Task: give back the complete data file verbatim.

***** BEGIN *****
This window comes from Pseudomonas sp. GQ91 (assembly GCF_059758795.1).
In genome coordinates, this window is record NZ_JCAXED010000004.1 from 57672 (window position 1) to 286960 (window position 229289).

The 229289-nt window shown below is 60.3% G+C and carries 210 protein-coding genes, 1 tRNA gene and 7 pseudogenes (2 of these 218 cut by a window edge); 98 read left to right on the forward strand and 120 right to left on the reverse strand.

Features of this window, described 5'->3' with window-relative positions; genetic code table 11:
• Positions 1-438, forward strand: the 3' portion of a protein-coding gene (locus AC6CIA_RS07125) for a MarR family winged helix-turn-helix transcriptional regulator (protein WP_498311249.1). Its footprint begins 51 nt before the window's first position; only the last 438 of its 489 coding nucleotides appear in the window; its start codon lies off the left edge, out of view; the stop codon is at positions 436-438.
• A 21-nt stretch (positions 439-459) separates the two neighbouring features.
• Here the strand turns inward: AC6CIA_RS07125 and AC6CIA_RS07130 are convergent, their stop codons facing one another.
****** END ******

This window comes from Pseudomonas sp. GQ91 (assembly GCF_059758795.1).
In genome coordinates, this window is record NZ_JCAXED010000004.1 from 57672 (window position 1) to 286960 (window position 229289).

The 229289-nt window shown below is 60.3% G+C and carries 210 protein-coding genes, 1 tRNA gene and 7 pseudogenes (2 of these 218 cut by a window edge); 98 read left to right on the forward strand and 120 right to left on the reverse strand.

Features of this window, described 5'->3' with window-relative positions; genetic code table 11:
• Positions 1-438, forward strand: the 3' portion of a protein-coding gene (locus AC6CIA_RS07125) for a MarR family winged helix-turn-helix transcriptional regulator (protein WP_498311249.1). Its footprint begins 51 nt before the window's first position; only the last 438 of its 489 coding nucleotides appear in the window; its start codon lies off the left edge, out of view; the stop codon is at positions 436-438.
• A 21-nt stretch (positions 439-459) separates the two neighbouring features.
• Here the strand turns inward: AC6CIA_RS07125 and AC6CIA_RS07130 are convergent, their stop codons facing one another.